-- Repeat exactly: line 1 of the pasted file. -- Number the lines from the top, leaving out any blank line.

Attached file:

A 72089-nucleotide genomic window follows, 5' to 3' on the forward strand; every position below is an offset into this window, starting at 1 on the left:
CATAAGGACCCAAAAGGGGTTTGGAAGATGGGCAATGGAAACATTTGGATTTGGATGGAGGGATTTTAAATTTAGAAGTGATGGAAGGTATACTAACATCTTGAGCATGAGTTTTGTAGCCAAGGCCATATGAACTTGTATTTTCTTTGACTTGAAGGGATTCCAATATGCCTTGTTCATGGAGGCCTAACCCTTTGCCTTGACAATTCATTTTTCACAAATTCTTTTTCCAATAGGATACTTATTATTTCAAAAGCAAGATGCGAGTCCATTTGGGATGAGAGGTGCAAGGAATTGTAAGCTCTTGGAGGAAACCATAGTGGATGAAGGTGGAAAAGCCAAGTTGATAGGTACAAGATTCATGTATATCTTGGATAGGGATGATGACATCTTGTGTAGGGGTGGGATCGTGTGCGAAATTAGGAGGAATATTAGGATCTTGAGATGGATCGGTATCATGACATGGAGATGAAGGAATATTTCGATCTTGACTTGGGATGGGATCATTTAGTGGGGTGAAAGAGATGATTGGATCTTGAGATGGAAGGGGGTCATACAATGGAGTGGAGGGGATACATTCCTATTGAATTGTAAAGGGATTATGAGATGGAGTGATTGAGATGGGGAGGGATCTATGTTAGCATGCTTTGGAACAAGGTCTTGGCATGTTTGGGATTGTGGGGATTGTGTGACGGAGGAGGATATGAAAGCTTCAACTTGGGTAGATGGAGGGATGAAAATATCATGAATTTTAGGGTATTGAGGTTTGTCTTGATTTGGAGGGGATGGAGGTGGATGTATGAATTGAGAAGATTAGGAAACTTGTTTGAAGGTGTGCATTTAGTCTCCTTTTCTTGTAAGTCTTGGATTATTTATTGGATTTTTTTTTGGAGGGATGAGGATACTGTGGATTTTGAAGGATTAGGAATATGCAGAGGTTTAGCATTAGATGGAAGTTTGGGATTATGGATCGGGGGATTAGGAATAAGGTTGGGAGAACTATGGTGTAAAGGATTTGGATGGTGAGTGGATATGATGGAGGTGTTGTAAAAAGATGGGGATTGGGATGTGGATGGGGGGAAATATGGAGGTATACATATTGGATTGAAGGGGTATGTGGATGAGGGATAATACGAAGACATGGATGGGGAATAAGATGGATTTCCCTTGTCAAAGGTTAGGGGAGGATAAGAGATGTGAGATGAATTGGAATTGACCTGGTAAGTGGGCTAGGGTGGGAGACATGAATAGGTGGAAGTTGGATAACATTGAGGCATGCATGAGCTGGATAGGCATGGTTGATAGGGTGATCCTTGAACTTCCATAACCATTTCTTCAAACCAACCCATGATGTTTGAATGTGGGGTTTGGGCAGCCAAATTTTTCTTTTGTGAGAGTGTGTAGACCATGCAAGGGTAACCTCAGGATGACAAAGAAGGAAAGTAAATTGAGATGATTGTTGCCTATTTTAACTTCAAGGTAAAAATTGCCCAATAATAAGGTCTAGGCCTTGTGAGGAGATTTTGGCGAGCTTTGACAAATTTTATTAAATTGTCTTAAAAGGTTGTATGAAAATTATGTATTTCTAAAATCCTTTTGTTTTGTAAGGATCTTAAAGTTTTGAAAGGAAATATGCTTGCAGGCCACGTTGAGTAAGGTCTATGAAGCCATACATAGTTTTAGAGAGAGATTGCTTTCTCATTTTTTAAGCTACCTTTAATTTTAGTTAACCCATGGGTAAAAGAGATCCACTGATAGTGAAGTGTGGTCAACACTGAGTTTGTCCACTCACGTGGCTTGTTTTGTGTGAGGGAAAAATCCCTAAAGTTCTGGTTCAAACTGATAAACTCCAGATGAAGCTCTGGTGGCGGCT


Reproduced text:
A 72089-nucleotide genomic window follows, 5' to 3' on the forward strand; every position below is an offset into this window, starting at 1 on the left: